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Legumes

Most plant species sown for pastures belong to one of two plant groups; the legumes and the grasses. Legumes are plants with flowers like the sweet pea and produce their seeds in pods. Compared to grasses which have long slender leaves, legumes have compound leaves with three or more broad, rounded leaflets. Most legumes have tap roots which are able to obtain water from deeper in the soil than the roots of grasses.

Legumes are a unique plant family – plants which house their seeds in double seamed pods (clovers, peas, beans, lentils, lupins, soybeans, peanuts etc.). Economically important legumes have a special relationship with soil bacteria which transform nitrogen from air into nitrogen that can be used by plants and animals. Pasture legumes and grain legumes (pulses) nourish the soil as well as the animals which eat them.

Legumes have long been recognized as a valuable component of wildlife habitat. Legumes are utilized by many different wildlife species and provide essential cover for different life stages of wildlife. Some legumes, such as partridge pea and lespedeza, are an important food source for upland birds. Not only do legumes directly benefit wildlife, but the indirect benefits are there as well. Legume's short and long range benefits to the soil are very important, considering that all living things are dependent on the fertility of the soil for their own well-being.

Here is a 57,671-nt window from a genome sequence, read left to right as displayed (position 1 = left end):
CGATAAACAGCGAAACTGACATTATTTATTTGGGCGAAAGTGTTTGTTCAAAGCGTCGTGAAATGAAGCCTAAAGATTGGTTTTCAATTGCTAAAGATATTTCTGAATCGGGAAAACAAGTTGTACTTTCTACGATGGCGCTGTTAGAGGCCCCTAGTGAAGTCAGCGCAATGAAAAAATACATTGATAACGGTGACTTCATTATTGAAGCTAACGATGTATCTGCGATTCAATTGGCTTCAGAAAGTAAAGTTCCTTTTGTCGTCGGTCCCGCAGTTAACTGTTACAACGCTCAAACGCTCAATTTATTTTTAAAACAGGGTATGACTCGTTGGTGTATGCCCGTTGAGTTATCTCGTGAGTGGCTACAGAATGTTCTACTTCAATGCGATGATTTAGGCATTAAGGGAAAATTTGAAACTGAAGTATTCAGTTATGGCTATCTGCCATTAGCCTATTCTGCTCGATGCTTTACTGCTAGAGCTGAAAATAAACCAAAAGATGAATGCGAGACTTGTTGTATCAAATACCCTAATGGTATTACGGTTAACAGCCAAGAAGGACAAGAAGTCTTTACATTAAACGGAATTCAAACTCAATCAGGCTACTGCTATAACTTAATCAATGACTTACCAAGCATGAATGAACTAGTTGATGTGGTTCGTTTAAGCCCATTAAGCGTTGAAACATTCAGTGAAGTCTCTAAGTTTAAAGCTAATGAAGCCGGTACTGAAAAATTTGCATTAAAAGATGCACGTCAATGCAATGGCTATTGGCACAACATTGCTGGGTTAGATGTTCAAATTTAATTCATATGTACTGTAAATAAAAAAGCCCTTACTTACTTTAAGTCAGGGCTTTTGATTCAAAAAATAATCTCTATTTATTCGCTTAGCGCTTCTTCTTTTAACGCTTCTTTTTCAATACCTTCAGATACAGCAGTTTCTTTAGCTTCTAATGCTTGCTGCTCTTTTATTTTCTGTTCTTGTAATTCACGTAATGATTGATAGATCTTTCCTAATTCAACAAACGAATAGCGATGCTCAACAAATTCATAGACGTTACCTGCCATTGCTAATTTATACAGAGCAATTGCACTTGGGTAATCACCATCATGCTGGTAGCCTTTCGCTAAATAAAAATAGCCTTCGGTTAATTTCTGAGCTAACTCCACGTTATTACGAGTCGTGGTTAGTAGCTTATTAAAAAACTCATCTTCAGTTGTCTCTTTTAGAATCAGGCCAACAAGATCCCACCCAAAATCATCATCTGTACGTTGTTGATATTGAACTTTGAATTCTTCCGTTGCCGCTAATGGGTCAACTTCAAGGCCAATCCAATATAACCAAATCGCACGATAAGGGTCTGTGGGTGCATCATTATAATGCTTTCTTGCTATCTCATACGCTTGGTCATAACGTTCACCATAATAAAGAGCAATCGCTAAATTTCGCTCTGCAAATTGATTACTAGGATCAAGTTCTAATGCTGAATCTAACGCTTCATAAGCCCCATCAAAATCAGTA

Nitrogen is needed by all plants for growth. Legumes living together withnitrogen-fixing bacteria, called rhizobia, have the ability to transform atmospheric nitrogen into nitrogen in the soil for the plants to use. Legumes alsoprovide organic matter to the soil as well as providing cover to reduce soil erosion.

There are a large number of legumes that are valuable to wildlife and these can be divided into those that are native to this country and those that are introduced.

Legumes are highly valued because they are rich in protein and yield well without being fertilized with nitrogen. This is because legumes are able to form a mutually beneficial relationship with Rhizobia bacteria. In this association, the bacteria, which live in nodules or swellings on the legume roots, are able to fix atmospheric nitrogen and make it available to their host plant.

 

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